A photographer pretended to be a Hungarian billionaire to get into some of NYC’s priciest ‘Billionaires’ Row’ penthouses, and she said they’re ‘all the same’

billionaires row nyc

  • Andi Schmied, a photographer from Budapest, crafted a fake identity as a Hungarian billionaire art gallerist to tour some of New York City's most expensive penthouses last year, Christopher Bonanos reported for Curbed. 
  • In an interview with Bonanos, Schmied said she created a fake personal assistant, used an artist grant to splurge on new clothes and bags, and pretended she had a private chef to convince real-estate agents she was wealthy enough to afford the apartments.
  • She says she toured 25 luxury buildings in Manhattan, including several in the ultra-exclusive wealthy enclave of Billionaires' Row.
  • "They are all the same," Schmied said of the penthouses. "I mean, really! For example, the layout of the apartments are essentially identical."
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Photographer Andi Schmied duped New York City real-estate agents last year by posing as a Hungarian billionaire art gallerist to get inside 25 luxury condo buildings in Manhattan — many of which sit along the city's ultra-exclusive "Billionaires' Row," Christopher Bonanos reported for Curbed. 

In an interview with Bonanos, Schmied, who is from Budapest, explained how she convinced real-estate agents to show her the priciest pads in some of the city's most coveted buildings, including 432 Park Avenue, Steinway Tower, and Central Park Tower, which became the world's tallest residential building when it topped out last fall.

"I obviously built a persona, because my real persona would not be granted access," Schmied told Curbed.

She said she went by her middle name, Gabriella, so that her previous projects on luxury buildings in China wouldn't raise suspicions if agents Googled her, and invented a fictional husband and 21-month-year-old son. Her persona was that of a wealthy art gallerist with a personal chef and a personal assistant named "Coco."  


Schmied told Curbed that she toured the New York skyscrapers with her phony identity during an artist residency in Brooklyn. She compiled her photography, essays, and transcripted dialogues from the real estate showings into a book: "Private Views: A High-rise Panorama of Manhattan."

She did not immediately respond to Insider's request for comment for this story.

"They'd just put me in this box of 'artsy billionaire'"

Schmied told Curbed she spent her "entire budget" for her arts residency on clothes, bags, manicures, and makeup to project the image of a "sophisticated lady."

To master this guise, Schmied adapted Gabriella's persona based on the questions she got from real-estate agents. If an agent asked about the designer of her necklace, for example, she would simply tell them it was a Hungarian designer. Or if an agent asked if she had a chef, at the next viewing she would start talking about "our chef" and his needs, she said.

To take the photographs for her book, Schmied used a film camera and told the real-estate agents they were to show her husband. When some agents asked about it, she would tell them, "'Oh, my grandfather gave it to me — to record all the special moments in my life,'" she said. "And they'd just put me in this box of 'artsy billionaire,' and would start to talk to me about MoMA's latest collection. So anything goes."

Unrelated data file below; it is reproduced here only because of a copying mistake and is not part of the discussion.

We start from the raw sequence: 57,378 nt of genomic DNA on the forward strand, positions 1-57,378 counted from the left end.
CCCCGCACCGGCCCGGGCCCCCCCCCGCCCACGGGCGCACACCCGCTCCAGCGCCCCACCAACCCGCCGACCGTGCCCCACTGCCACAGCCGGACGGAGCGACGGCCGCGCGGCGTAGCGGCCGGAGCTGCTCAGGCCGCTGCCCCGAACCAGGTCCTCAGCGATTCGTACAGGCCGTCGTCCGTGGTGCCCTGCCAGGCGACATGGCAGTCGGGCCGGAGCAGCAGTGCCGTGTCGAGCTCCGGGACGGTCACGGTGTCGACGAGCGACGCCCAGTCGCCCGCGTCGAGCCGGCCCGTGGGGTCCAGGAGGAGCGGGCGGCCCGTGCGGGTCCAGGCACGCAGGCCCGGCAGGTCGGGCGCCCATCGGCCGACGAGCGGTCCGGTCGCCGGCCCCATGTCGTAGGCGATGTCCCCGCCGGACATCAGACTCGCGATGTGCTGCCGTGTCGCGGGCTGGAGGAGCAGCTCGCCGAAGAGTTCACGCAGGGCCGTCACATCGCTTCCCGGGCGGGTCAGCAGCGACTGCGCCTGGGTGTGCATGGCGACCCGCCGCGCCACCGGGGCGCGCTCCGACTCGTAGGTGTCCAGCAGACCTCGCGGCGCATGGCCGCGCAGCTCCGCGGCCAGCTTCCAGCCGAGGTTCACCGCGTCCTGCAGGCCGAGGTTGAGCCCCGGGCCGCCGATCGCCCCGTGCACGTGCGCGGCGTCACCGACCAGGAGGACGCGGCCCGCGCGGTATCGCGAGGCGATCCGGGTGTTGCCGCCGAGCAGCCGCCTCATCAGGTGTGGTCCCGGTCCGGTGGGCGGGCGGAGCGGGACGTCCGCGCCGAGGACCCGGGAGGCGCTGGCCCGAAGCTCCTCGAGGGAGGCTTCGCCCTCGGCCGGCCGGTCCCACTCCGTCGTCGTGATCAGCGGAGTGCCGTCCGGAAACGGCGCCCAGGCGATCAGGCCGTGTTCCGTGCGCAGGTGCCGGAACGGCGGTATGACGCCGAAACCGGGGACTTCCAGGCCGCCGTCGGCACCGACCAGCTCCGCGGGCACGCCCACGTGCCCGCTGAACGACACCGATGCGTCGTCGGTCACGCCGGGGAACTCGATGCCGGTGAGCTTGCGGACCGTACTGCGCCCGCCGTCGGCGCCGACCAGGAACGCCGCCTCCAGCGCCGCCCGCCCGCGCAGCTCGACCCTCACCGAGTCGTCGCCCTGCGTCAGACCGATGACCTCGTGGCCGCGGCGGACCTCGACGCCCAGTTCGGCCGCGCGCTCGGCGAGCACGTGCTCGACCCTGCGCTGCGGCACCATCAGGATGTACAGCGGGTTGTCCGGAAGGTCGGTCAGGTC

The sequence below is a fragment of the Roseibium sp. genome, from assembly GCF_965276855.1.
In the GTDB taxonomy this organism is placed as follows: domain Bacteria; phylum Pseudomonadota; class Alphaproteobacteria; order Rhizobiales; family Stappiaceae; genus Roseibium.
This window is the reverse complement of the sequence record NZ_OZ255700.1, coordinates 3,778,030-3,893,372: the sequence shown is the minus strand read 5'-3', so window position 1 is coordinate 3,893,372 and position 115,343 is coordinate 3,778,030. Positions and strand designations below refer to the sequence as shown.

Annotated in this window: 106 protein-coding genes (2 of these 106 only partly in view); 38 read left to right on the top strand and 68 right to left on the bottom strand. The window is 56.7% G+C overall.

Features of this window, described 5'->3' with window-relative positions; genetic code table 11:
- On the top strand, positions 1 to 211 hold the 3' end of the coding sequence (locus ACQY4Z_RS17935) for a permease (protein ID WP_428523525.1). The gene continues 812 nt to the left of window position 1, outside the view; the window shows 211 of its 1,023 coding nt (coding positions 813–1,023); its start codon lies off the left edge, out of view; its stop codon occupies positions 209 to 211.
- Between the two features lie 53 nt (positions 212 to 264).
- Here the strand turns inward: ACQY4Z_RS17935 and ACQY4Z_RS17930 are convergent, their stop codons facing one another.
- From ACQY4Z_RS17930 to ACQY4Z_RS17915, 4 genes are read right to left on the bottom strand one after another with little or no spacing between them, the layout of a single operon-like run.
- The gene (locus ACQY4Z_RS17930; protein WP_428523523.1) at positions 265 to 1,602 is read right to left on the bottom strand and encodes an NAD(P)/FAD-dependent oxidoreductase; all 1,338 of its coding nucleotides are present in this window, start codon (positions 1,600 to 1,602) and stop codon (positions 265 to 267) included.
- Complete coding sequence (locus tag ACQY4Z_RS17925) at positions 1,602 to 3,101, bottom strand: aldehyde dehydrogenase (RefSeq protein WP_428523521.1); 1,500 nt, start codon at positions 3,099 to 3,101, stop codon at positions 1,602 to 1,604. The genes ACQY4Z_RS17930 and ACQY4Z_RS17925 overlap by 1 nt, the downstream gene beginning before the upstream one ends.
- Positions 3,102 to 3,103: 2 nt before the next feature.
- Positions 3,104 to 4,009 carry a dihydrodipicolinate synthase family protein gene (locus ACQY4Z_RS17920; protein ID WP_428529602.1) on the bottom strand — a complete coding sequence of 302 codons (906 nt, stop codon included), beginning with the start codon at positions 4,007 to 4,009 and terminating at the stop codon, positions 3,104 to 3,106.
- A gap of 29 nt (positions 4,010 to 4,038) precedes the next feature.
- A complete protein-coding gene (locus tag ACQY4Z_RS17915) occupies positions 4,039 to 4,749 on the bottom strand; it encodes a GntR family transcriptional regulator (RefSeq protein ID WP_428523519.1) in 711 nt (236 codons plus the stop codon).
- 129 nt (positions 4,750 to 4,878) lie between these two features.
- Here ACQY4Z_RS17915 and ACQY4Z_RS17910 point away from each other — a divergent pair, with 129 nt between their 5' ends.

As for the fancy apartments themselves? Schmied wasn't particularly impressed.

"They are all the same! I mean, really!" she said. "For example, the layout of the apartments are essentially identical."

The developers and sales teams for 432 Park Avenue, Steinway Tower, and Central Park Tower did not immediately respond to Insider's requests for comment.

The crème de la crème of Manhattan real estate

The buildings that Schmied toured for her project are home to some of the most coveted and expensive real estate in New York City.

As Schmied pointed out in her interview with Curbed, most people can only get such views of the city by visiting one of the city's observation decks at places like the Empire State Building or One World Trade Center. 

Several of the skyscrapers she toured for her project sit on Billionaires' Row, a wealthy enclave made up of eight recently-built luxury residential skyscrapers along the southern end of Central Park in Manhattan. 

The view from Central Park Tower's 107th floor, looking toward downtown Manhattan.
Katie Warren/Business Insider

One of these towers is 432 Park Avenue, which was the tallest residential building in the world at the time of its completion in 2015. In 2016, its highest penthouse — an 8,255-square-foot unit that occupies the entire 96th floor — sold to Saudi billionaire Fawaz Alhokair for $87.7 million. Today, an 82nd-floor penthouse in the building is currently on the market for an eye-popping $90 million.

Another building Schmied visited, Steinway Tower at 111 West 57th, is considered the world's skinniest skyscraper when you look at its height-to-width ratio. The 1,428-foot tower is 24 times as tall as it is wide and has only one residence on each floor. Its current listings range from $8.75 million to $66 million for the 72nd-floor penthouse.

And Central Park Tower — where Schmied says she toured the 100th floor — boasts the ranking of second-tallest skyscraper in the city after One World Trade Center and the tallest residential tower in the world. A full-floor residence in the building is currently listed for $65.5 million.

The tower is right around the corner from 220 Central Park South, where billionaire hedge-fund CEO Ken Griffin paid $238 million for a penthouse spread last year, breaking the record for the most expensive home sale in the US. 

Read the full interview with Schmied at Curbed.

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